Our proposed Action Plan to boost financial resilience in the sector is set out in the accompanying document, and includes:

  • the launch of financial stress testing for suppliers from January;
  • requiring supplier Boards to undertake self-assessments of their management control frameworks and provide assurance to Ofgem;
  • strengthening existing controls on “fit and proper” requirements;
  • tightening rules around the protection of credit balances and renewables levies; and
  • consulting on new financial licence requirements in Spring 2022.

We are temporarily extending the period for assessment of new supplier licences to nine months, and consulting on strengthening our ability to ensure appropriate standards, including fit and proper persons tests, apply to all those seeking to operate in the market. We are also consulting on being able to require suppliers to pause expansion until we are satisfied that they are financially resilient before they grow beyond certain milestones.

As we strengthen our regulatory approach, we will also consider whether to ask government for additional powers to ensure that we can take rapid and appropriate action when suppliers are unable to meet the tough new requirements we are establishing.

Our intent is not to discourage well-financed new entrants, new business models, innovation or risk taking, but to reduce potential harm to energy consumers, in particular, to ensure that if suppliers do fail, the resulting costs to consumers are minimal, even in instances of high or volatile energy prices.

These proposed reforms will strengthen risk management in the sector, protecting the interests of consumers, providing greater certainty for investors and strengthening the resilience of the sector. Our aim is to bring in these reforms as soon as reasonably practicable.

Adapting the price cap methodology for volatile markets

As part of our drive to improve the resilience of the energy retail market, we are considering whether to adapt the price cap methodology to ensure the price cap is better able to handle energy market volatility, whilst retaining its benefits for consumers.

The price cap has delivered significant price protection to consumers and driven suppliers to become more efficient, with an expected benefit to consumers of roughly £1bn per annum since its introduction. The current price cap methodology, whilst protecting consumers from volatility, exposes suppliers to risks that are harder to manage at times of high energy price volatility. There is a risk that, if not tackled, this could lead to higher costs for consumers.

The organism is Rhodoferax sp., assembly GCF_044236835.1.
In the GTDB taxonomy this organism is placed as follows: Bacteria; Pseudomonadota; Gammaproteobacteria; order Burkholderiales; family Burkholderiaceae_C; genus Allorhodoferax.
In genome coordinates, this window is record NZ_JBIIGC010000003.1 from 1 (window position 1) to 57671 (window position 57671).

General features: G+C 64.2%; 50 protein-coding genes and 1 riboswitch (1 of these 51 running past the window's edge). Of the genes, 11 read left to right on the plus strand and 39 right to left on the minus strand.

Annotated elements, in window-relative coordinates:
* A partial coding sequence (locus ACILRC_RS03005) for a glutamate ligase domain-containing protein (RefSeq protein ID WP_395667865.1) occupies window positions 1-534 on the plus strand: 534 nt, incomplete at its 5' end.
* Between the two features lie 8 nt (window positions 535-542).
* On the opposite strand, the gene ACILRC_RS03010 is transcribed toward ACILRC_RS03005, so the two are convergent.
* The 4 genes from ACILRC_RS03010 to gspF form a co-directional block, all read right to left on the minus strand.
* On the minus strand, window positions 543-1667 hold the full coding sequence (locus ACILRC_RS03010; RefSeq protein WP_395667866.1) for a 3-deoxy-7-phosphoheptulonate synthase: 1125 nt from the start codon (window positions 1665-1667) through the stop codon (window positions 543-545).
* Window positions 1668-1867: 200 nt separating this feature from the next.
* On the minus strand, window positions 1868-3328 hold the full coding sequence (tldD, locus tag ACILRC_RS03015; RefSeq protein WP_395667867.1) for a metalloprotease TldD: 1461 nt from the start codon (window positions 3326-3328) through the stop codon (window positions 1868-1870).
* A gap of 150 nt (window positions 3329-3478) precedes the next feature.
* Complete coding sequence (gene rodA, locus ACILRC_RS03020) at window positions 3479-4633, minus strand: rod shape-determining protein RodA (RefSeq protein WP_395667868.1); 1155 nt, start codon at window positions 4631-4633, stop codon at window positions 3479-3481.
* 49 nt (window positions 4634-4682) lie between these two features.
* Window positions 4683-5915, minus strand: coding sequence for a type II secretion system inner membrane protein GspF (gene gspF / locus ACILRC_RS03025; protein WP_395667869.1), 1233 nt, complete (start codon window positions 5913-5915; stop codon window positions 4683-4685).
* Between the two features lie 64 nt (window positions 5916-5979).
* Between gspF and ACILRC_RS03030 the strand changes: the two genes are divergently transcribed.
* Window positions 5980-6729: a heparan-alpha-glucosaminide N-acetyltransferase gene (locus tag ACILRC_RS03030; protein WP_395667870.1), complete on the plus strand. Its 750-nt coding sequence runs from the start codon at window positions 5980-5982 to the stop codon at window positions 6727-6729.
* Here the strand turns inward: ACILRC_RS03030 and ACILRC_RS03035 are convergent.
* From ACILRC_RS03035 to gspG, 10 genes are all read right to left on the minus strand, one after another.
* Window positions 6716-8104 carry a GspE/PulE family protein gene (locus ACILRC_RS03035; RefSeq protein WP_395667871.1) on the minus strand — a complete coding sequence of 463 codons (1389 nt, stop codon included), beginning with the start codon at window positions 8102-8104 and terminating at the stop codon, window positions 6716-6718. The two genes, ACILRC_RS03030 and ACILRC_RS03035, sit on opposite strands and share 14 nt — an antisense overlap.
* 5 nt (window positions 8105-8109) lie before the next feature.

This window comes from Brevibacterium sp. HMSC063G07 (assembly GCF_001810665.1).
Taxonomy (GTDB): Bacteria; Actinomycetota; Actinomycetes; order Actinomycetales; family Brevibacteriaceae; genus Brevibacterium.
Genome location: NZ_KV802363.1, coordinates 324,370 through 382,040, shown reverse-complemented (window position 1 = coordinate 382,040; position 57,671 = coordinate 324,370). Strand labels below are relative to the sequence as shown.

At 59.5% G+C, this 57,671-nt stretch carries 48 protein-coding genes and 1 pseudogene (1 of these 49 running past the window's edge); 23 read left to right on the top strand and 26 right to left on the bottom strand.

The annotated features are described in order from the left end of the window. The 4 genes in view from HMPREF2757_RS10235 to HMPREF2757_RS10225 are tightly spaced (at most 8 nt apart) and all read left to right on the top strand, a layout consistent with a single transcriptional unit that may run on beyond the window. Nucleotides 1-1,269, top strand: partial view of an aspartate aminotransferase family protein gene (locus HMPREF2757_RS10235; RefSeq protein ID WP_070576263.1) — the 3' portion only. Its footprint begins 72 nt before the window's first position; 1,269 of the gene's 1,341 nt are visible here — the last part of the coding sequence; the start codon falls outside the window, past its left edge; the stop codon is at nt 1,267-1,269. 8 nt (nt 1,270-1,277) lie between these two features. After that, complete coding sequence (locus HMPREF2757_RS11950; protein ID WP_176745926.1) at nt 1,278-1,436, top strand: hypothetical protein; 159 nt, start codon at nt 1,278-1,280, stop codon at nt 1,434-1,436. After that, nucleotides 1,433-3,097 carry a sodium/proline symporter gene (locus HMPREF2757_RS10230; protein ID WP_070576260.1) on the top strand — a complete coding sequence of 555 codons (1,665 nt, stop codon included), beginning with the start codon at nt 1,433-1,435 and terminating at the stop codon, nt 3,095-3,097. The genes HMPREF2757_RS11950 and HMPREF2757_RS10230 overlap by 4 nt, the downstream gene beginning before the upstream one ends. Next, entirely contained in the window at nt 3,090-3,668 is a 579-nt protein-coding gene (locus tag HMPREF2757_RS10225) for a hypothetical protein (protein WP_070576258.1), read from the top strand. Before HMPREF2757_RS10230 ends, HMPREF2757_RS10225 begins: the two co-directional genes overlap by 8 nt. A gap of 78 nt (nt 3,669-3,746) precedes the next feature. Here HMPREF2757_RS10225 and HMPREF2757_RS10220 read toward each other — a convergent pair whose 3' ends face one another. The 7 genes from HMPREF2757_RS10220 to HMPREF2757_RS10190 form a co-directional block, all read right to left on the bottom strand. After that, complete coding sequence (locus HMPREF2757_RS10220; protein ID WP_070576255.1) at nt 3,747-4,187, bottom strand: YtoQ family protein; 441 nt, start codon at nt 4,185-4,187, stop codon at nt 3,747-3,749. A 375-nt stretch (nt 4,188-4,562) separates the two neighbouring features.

The accompanying paper sets out potential adaptations that we believe would reduce the risks facing suppliers whilst retaining the benefits of the price cap for consumers. We are keen to get stakeholder responses: to understand whether change is justified, what matters most to consumers, what is feasible for suppliers, and whether there are any additional options that we should consider. This is not a formal consultation, but we are keen to quickly gather views before consulting on a preferred option early next year.

If we decide to proceed with adjustments to the price cap methodology, we aim to get changes in place in time for next winter. But this could leave the market exposed ahead of that. To enable suppliers to better manage market volatility on behalf of consumers, we are consulting now to gather stakeholder views on potential temporary interventions that could, if needed, be implemented by April. Ofgem is only considering these measures due to the severe price volatility we are seeing in energy markets. There will be a very high bar to intervention, and Ofgem will only proceed if we are satisfied any intervention is in the interests of consumers.

Moving forward

Our priority has been, and remains, to act in the best interests of energy consumers. We are committing ourselves to develop our capabilities as a regulator in order to ensure a more resilient retail sector going forward, able to withstand potential continued energy price volatility, and provide a firm foundation for the energy market transformation as we transition to net zero and a more decentralised, data enabled energy sector.

We will continue to work closely with stakeholders in delivering these changes in the interests of consumers, and welcome views on the proposed actions and potential interventions to establish a more resilient energy retail sector.


Jonathan Brearley

Chief Executive